Packaging has the ability to be an information and marketing hotbed.
My job as a retail produce supervisor allows me the opportunity to see new packaging daily.
I’m increasingly impressed by the innovative use of packaging in the produce industry.
Innovative packaging supports the environment, adds convenience, improves food safety, and also educates the consumer about nutrition, cooking and the story behind the company — all wrapped up in one.
Good packaging also gives products that aren’t easy to take to market an edge, not only by differentiating these brands, but also by facilitating the job of department managers when it comes to merchandising.
Retailers notice convenience.
Innovative packaging can signal that good ideas come from these supply partners, that they are committed to the highest standards in marketing, sustainability, consumer convenience, food safety and supply chain efficiency, and that they value the credibility of their brands and companies.
Working in retail — and entering my third year as one of the judges for Produce Marketing Association’s Packaging Impact Award — I see no end in sight to packaging’s innovative use in delivering consumer and industry solutions.
Plus, with the intensifying use of smartphones, I predict packaging ideas for connecting shoppers (right there in the produce department) to the company, product and information on nutrition, product origin, food safety, sustainability, recipes, and storage and handling are only going to snowball.
Being able to communicate on these points simply and easily adds value that works beyond price and triggers sales of fresh fruits and vegetables.
In this day and age of produce marketing, if pursuit of packaging innovation isn’t one of your company priorities, you need to re-evaluate.
If I’m not convincing enough about the importance of packaging, listen to the wisdom this repeat Impact Award winner has to share.
Roger Pepperl, marketing director of Stemilt Growers LLC, Wenatchee, Wash.
Q: What winning tips would you give to package developers?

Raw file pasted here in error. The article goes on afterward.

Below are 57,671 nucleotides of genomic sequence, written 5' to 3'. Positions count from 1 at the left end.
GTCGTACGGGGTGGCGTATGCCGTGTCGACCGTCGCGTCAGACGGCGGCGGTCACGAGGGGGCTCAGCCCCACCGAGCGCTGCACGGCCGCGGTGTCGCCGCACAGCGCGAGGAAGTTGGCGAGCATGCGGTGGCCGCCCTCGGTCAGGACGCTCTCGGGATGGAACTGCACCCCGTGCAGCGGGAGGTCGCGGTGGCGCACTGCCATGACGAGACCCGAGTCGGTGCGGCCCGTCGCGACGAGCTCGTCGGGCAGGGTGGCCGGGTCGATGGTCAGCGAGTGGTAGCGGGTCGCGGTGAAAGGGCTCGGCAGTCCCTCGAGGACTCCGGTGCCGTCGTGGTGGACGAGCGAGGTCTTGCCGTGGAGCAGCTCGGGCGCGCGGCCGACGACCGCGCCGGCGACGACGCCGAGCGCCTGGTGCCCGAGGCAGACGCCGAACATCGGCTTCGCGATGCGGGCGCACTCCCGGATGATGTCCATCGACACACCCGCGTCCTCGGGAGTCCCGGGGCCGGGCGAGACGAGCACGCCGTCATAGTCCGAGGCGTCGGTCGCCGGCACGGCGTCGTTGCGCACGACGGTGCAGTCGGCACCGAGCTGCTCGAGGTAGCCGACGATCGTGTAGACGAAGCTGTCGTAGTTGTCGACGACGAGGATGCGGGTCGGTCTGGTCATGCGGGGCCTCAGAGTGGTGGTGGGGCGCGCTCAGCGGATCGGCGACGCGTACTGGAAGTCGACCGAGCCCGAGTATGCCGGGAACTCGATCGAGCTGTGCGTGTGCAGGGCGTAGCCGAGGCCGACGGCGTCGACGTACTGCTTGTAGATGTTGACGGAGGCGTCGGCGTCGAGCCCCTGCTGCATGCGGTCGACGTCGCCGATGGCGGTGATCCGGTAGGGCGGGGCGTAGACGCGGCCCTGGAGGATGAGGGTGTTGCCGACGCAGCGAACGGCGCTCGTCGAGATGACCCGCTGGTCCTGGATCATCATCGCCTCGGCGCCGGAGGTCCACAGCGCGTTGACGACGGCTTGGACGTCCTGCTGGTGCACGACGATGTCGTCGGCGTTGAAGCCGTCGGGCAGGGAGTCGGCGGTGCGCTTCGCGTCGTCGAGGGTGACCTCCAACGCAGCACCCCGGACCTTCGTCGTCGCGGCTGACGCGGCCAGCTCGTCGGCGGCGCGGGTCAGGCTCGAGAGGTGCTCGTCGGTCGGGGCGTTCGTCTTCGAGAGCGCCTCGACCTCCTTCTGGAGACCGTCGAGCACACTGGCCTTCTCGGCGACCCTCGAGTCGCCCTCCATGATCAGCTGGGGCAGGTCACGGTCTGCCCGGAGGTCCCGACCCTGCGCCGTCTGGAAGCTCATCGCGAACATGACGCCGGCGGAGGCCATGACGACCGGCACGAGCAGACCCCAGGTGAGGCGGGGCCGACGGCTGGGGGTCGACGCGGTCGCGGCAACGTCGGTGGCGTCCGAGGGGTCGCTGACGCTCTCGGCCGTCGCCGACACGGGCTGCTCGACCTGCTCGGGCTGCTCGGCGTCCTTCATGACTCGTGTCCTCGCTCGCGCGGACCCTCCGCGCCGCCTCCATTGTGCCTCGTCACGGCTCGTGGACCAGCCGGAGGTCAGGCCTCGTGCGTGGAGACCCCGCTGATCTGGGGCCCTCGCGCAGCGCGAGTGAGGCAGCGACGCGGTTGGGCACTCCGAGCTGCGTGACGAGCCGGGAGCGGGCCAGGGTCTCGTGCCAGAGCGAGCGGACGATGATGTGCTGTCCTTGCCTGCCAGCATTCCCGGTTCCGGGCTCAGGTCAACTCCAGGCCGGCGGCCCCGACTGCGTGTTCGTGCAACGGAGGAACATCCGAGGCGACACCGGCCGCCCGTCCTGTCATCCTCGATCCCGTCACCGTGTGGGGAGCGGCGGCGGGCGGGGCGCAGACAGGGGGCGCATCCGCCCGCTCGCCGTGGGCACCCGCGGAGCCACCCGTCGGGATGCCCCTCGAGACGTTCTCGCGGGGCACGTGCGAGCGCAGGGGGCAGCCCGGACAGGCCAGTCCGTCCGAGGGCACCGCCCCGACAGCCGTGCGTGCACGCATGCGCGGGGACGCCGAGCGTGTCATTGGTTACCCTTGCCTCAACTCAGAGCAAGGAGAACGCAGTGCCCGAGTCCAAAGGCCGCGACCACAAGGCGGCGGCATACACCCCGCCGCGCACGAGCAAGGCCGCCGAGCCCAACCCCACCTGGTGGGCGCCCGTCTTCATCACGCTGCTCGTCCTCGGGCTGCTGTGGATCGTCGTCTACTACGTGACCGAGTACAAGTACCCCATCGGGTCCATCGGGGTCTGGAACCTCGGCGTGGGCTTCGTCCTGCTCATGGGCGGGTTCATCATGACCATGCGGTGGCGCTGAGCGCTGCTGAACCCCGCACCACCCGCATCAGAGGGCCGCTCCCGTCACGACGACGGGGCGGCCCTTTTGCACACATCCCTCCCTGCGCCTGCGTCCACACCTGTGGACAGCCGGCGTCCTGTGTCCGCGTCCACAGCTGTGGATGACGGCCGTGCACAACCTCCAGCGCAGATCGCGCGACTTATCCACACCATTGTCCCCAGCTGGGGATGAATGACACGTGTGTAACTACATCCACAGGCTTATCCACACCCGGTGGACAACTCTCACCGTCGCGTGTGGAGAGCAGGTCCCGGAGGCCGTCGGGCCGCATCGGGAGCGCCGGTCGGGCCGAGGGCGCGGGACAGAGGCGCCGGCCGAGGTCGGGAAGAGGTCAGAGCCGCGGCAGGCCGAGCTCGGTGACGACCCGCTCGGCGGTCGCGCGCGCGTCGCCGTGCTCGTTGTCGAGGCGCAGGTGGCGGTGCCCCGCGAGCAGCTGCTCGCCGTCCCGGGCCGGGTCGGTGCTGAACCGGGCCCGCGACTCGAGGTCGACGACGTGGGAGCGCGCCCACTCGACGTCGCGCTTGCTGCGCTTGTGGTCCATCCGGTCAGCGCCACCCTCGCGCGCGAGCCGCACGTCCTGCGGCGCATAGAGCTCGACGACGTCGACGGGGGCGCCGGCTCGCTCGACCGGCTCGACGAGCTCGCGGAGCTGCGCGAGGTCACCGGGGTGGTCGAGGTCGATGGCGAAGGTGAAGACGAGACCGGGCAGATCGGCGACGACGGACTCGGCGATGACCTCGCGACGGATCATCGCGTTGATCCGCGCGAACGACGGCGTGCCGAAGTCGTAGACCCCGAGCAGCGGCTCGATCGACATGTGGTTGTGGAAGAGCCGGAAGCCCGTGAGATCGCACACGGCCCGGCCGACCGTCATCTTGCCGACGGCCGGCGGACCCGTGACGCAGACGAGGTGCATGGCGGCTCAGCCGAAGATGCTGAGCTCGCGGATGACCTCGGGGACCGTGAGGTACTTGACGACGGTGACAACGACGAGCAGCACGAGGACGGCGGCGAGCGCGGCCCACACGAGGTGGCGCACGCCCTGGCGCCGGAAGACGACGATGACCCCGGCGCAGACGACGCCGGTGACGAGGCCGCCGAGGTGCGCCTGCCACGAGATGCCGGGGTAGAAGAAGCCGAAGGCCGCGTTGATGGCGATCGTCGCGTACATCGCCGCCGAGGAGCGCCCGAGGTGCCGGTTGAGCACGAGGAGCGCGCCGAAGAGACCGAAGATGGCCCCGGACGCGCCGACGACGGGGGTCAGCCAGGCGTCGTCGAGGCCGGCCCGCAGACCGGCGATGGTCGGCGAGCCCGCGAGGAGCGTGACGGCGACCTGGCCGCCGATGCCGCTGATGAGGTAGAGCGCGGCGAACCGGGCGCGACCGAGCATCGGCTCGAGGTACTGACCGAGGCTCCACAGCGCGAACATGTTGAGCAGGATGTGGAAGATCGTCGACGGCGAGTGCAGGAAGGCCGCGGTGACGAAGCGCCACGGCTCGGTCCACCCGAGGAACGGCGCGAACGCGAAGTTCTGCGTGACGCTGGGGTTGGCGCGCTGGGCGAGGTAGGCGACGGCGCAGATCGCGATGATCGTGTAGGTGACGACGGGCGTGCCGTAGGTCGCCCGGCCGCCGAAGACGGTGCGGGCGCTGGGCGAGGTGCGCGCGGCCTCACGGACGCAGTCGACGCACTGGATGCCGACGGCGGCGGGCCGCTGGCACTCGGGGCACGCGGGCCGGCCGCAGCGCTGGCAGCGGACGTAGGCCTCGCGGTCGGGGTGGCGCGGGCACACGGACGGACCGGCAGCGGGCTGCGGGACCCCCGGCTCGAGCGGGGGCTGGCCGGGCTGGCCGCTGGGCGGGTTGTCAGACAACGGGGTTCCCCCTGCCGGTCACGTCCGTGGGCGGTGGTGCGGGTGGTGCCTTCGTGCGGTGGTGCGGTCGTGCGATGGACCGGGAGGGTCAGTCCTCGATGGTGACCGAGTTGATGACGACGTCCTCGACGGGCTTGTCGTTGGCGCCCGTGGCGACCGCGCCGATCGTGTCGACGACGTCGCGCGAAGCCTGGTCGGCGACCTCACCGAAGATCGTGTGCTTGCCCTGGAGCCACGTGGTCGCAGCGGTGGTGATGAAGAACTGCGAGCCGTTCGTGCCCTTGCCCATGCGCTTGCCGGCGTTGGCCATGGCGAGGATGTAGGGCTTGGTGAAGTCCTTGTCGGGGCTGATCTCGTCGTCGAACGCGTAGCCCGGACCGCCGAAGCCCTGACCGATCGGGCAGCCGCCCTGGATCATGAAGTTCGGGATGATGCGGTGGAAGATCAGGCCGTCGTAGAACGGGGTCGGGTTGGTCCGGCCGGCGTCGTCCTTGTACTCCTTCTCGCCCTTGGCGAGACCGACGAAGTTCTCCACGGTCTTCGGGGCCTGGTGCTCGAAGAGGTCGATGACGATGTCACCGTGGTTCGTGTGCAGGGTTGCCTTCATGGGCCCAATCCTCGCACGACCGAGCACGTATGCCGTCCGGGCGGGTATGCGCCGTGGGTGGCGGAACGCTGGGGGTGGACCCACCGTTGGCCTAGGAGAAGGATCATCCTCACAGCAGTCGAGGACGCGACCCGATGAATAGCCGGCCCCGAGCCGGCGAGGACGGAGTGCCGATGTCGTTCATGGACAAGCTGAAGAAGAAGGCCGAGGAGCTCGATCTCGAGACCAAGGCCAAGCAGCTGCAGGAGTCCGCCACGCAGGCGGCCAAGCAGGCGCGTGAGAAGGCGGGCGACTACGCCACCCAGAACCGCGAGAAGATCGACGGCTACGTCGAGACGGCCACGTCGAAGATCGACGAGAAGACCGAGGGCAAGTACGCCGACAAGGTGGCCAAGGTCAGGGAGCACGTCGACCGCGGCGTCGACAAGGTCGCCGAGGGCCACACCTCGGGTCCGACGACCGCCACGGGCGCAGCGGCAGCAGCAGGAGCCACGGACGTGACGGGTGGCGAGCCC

A: I’d suggest building things that are bright, colorful and fun, and thinking about what contemporary new things are important, like a QR code, bringing the family farm into it, bringing nutrition into it — those types of things.
Also, I think being respectful of the retail industry and that they have a very hard job to do and need to have things easy to execute is important.
Complex does not work when you’re talking about going out to hundreds of stores.
Q: What’s a less obvious benefit of being recognized for innovative packaging?
A: To me, it is obvious in seeing the value of having a retailer appreciate you.
But I think it’s important that other suppliers in the industry, not necessarily competing suppliers, appreciate you too.
I want our company to be admired by other suppliers in other parts of the produce industry. When you’re in a room full of people and talking about the job we’re all in, the question about a company you admire in the produce industry always comes up.
I think that having a good reputation on both sides of the fence is very important. I think the credibility you get from your peers is important.
Q: PMA’s Impact Award criteria evaluate connecting with consumers, enhancing food safety, sustaining the environment and improving supply chain efficiencies.
Regardless of awards, why is it important for companies to equally consider all these aspects in package development?
A: I think all the categories are important to our world, and all companies should be focused on those things.
I think a lot of times if you were to look at who’s entered and what they’ve entered you can pull some analogy from their ideas into your own, regardless of company size.
You might think: ‘I could do this in a much smaller way than this company, but it would make a big difference.’
I think to learn from that is good. You should always approach your world like you’re going after all those award categories.
Also, these categories can help you figure out how to dress it up and present packaging to your customers in a better way. It can also help you understand how you can take that same clarity to retailers.
Kip Martin is produce and floral supervisor for West Sacramento, Calif.-based Raley’s Family of Fine Stores, and 2012 PMA Impact Award judge.
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